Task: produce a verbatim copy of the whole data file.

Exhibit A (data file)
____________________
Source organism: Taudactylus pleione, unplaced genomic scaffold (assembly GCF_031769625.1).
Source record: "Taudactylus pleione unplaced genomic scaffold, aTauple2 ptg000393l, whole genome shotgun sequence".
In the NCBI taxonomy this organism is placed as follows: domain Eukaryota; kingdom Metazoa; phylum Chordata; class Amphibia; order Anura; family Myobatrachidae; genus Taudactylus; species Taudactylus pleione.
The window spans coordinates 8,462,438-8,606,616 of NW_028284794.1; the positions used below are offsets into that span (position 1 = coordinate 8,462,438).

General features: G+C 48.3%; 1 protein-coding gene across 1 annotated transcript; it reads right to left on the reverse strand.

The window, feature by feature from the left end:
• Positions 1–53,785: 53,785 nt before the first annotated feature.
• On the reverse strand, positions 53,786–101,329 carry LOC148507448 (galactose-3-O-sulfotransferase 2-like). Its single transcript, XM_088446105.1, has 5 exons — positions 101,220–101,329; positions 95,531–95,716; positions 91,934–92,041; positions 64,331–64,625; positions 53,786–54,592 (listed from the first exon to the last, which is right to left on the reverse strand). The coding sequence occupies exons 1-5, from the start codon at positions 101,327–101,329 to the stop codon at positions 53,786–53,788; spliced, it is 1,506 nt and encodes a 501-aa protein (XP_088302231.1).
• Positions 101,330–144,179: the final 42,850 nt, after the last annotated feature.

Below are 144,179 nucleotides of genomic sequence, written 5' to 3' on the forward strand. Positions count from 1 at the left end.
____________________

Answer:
Source organism: Taudactylus pleione, unplaced genomic scaffold (assembly GCF_031769625.1).
Source record: "Taudactylus pleione unplaced genomic scaffold, aTauple2 ptg000393l, whole genome shotgun sequence".
In the NCBI taxonomy this organism is placed as follows: domain Eukaryota; kingdom Metazoa; phylum Chordata; class Amphibia; order Anura; family Myobatrachidae; genus Taudactylus; species Taudactylus pleione.
The window spans coordinates 8,462,438-8,606,616 of NW_028284794.1; the positions used below are offsets into that span (position 1 = coordinate 8,462,438).

General features: G+C 48.3%; 1 protein-coding gene across 1 annotated transcript; it reads right to left on the reverse strand.

The window, feature by feature from the left end:
• Positions 1–53,785: 53,785 nt before the first annotated feature.
• On the reverse strand, positions 53,786–101,329 carry LOC148507448 (galactose-3-O-sulfotransferase 2-like). Its single transcript, XM_088446105.1, has 5 exons — positions 101,220–101,329; positions 95,531–95,716; positions 91,934–92,041; positions 64,331–64,625; positions 53,786–54,592 (listed from the first exon to the last, which is right to left on the reverse strand). The coding sequence occupies exons 1-5, from the start codon at positions 101,327–101,329 to the stop codon at positions 53,786–53,788; spliced, it is 1,506 nt and encodes a 501-aa protein (XP_088302231.1).
• Positions 101,330–144,179: the final 42,850 nt, after the last annotated feature.

Below are 144,179 nucleotides of genomic sequence, written 5' to 3' on the forward strand. Positions count from 1 at the left end.